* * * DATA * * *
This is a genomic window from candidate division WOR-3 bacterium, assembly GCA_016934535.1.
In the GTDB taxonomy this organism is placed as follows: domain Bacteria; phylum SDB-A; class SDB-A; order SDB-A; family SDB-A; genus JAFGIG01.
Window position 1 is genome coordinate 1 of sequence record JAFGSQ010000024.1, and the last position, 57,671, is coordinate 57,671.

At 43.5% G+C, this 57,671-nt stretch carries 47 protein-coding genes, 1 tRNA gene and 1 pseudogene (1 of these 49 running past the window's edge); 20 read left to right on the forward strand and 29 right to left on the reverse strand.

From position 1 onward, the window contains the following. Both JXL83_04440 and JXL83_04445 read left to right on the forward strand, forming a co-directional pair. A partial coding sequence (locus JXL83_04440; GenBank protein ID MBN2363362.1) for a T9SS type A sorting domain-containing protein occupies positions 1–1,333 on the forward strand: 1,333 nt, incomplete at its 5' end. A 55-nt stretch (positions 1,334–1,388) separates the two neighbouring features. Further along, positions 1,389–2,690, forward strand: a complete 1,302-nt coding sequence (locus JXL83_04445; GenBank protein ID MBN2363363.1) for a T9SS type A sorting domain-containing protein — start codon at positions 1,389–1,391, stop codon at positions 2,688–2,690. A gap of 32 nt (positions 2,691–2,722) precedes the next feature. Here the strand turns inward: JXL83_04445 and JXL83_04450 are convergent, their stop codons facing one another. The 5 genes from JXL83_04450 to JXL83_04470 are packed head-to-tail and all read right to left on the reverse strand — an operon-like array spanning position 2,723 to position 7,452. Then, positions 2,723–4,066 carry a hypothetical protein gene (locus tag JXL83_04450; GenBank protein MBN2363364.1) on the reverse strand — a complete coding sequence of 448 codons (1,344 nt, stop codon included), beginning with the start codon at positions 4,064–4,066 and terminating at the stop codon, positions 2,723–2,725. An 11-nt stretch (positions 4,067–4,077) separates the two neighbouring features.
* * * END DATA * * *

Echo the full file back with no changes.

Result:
This is a genomic window from candidate division WOR-3 bacterium, assembly GCA_016934535.1.
In the GTDB taxonomy this organism is placed as follows: domain Bacteria; phylum SDB-A; class SDB-A; order SDB-A; family SDB-A; genus JAFGIG01.
Window position 1 is genome coordinate 1 of sequence record JAFGSQ010000024.1, and the last position, 57,671, is coordinate 57,671.

At 43.5% G+C, this 57,671-nt stretch carries 47 protein-coding genes, 1 tRNA gene and 1 pseudogene (1 of these 49 running past the window's edge); 20 read left to right on the forward strand and 29 right to left on the reverse strand.

From position 1 onward, the window contains the following. Both JXL83_04440 and JXL83_04445 read left to right on the forward strand, forming a co-directional pair. A partial coding sequence (locus JXL83_04440; GenBank protein ID MBN2363362.1) for a T9SS type A sorting domain-containing protein occupies positions 1–1,333 on the forward strand: 1,333 nt, incomplete at its 5' end. A 55-nt stretch (positions 1,334–1,388) separates the two neighbouring features. Further along, positions 1,389–2,690, forward strand: a complete 1,302-nt coding sequence (locus JXL83_04445; GenBank protein ID MBN2363363.1) for a T9SS type A sorting domain-containing protein — start codon at positions 1,389–1,391, stop codon at positions 2,688–2,690. A gap of 32 nt (positions 2,691–2,722) precedes the next feature. Here the strand turns inward: JXL83_04445 and JXL83_04450 are convergent, their stop codons facing one another. The 5 genes from JXL83_04450 to JXL83_04470 are packed head-to-tail and all read right to left on the reverse strand — an operon-like array spanning position 2,723 to position 7,452. Then, positions 2,723–4,066 carry a hypothetical protein gene (locus tag JXL83_04450; GenBank protein MBN2363364.1) on the reverse strand — a complete coding sequence of 448 codons (1,344 nt, stop codon included), beginning with the start codon at positions 4,064–4,066 and terminating at the stop codon, positions 2,723–2,725. An 11-nt stretch (positions 4,067–4,077) separates the two neighbouring features.